Infertility robs you of your self-esteem. It sabotages your sex life. It steals joy. It promotes loneliness and isolation. That’s all without the members of the peanut gallery opening their mouths.
Then they do. Sucking out more of your self-esteem. Killing more joy. Making you want to isolate even more.
“Are you ever going to have children?” If you only knew how hard we are trying. Don’t you dare say anything about us being parents or about the joy of pregnancy! Don’t share your story of childbirth or the nausea in your first trimester. Those things already suffocate my thoughts on a daily basis. I don’t need to know what I am missing any more.
“Have you tried ____________?” Yes, I have tried it all. I’ve stood on my head, laid with a pillow under me, rubbed a rabbit’s foot, knocked on wood, picked a four-leaf clover, tried every position and drunk every magic potion. Do not think for one minute you are suggesting something new to me.
“Do you remember the Smiths? They ______________.” Yes, I remember their story. I have tried to duplicate it. Sharing another success or another failure with me is not going to change the shape of my uterus, fix the tail of his sperm, or make the embryo have a more magnetic attachment. Thank you, though, for giving me more people to compare myself with.
“Would you consider ________?” Thank you for inserting yourself into the most sacred decision-making processes of our marriage. Please offer your suggestions and give us advice. In fact, we will set up a comment-card box outside our front door. Feel free to offer us any opinions. Before our decision, we would love to speak with your further about it in order to seek your approval.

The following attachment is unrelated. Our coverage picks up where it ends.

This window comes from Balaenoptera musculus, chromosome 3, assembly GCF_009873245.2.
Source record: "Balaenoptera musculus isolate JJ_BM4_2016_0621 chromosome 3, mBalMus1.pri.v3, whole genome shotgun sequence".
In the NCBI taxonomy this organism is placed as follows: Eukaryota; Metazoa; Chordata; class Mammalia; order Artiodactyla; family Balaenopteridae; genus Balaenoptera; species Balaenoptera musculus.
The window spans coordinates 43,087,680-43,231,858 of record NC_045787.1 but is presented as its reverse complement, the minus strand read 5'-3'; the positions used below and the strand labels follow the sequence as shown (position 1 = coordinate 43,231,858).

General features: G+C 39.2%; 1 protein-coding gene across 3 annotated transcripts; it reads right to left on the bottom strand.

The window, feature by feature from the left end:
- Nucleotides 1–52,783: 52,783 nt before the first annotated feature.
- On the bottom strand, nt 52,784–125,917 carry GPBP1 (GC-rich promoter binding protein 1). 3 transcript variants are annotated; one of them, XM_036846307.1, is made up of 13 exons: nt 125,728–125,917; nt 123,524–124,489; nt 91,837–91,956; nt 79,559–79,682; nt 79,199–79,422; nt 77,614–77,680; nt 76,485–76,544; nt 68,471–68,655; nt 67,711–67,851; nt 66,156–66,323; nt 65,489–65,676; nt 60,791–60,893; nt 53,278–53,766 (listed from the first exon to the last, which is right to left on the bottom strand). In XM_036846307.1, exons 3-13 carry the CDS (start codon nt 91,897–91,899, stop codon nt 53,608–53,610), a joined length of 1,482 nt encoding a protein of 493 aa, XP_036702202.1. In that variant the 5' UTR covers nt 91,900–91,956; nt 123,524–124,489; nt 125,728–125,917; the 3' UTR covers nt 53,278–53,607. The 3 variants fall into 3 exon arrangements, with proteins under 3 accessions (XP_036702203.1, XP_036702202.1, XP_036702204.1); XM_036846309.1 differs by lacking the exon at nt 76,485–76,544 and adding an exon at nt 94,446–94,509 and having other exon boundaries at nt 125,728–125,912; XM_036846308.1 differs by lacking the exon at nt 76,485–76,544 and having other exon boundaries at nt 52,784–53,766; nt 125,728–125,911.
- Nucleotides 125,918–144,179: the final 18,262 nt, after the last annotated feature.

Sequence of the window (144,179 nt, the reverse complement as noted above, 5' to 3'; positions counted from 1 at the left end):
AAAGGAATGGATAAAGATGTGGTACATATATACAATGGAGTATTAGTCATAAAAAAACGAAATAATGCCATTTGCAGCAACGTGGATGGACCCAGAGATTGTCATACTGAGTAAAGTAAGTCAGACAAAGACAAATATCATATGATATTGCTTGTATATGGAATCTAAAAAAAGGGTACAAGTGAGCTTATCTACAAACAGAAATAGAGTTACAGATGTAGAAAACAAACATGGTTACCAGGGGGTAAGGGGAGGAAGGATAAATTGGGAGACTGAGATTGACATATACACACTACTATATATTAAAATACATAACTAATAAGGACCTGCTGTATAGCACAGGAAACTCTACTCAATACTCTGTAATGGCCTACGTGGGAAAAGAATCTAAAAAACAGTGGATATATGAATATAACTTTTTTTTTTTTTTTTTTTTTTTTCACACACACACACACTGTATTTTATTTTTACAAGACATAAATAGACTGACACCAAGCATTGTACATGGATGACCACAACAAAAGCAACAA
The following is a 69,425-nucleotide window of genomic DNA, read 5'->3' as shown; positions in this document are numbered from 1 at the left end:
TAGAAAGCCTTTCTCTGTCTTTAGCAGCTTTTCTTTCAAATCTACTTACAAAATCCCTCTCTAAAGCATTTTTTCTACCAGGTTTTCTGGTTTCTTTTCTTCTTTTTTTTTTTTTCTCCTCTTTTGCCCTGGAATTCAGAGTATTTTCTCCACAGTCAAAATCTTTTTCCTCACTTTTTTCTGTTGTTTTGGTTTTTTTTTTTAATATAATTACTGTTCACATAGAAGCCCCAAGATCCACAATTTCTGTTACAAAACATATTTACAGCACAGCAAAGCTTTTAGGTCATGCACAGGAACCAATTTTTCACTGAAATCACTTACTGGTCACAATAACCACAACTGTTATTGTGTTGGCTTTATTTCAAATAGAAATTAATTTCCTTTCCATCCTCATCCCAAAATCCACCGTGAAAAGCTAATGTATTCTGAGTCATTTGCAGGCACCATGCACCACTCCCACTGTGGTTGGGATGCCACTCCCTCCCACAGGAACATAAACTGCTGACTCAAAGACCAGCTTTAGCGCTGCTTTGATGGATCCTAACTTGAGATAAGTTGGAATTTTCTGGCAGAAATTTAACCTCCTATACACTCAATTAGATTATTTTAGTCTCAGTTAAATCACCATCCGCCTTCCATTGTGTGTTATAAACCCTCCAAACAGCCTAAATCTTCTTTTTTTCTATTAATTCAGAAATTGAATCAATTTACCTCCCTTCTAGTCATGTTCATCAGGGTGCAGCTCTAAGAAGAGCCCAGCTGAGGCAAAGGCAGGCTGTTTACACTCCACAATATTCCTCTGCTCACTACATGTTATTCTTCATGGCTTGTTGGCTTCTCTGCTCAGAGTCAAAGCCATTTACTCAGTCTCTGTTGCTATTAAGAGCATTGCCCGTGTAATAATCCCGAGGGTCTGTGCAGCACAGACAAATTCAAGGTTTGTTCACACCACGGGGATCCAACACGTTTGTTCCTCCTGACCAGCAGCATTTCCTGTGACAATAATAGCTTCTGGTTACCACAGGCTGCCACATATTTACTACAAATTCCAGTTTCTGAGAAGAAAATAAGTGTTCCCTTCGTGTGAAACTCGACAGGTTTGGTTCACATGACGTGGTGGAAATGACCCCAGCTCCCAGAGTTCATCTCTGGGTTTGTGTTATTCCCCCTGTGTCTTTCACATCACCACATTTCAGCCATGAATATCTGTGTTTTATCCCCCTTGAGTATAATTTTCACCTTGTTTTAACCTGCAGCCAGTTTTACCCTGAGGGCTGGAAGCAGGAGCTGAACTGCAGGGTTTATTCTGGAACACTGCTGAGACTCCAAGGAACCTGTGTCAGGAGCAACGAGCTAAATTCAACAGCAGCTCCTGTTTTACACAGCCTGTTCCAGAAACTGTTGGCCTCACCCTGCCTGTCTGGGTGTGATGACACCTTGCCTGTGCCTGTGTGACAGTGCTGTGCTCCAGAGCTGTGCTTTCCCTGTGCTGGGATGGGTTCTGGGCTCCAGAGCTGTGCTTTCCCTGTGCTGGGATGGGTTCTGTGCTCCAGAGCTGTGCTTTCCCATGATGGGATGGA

“You just need to __________.” Relax? Thanks. Be happy? I’ll get on that. Turn around three times pointing due east? Yes, I have even tried that. Trust me, I have done it all.
I realize that I laid the sarcasm on really thick. The peanut gallery is relentless, though, isn’t it?
Ignorant statements put a wedge in the middle of relationships. Painful statements put walls around our hearts. Uninformed opinions hurt to the core as they seem to minimize whatever the heart feels. Second-guessing endures and kindles the fire, which makes us doubt ourselves even more. It is damaging to the soul.
The truth is, it is difficult to truly empathize with an experience until we have walked the same road. We can try, but we cannot even scratch the surface of understanding. It’s embarrassing for me to do a survey of past conversations that I have had where I have told people in pain that I understood what they were experiencing.
I have done it wrong far too many times. As a woman, I have let people down. As a therapist, I do not always join people in their experiences adequately. On a human level, we try to understand, but sometimes we just cannot.
I know that. You know that. Nothing I said is a surprise.
It begs the question, though: Why on earth do we expect people to meet us perfectly in our experience? Are our lofty expectations of people setting them up for failure?
-Excerpt from Cathie’s book: Not Pregnant: A Companion for the Emotional Journey of Infertility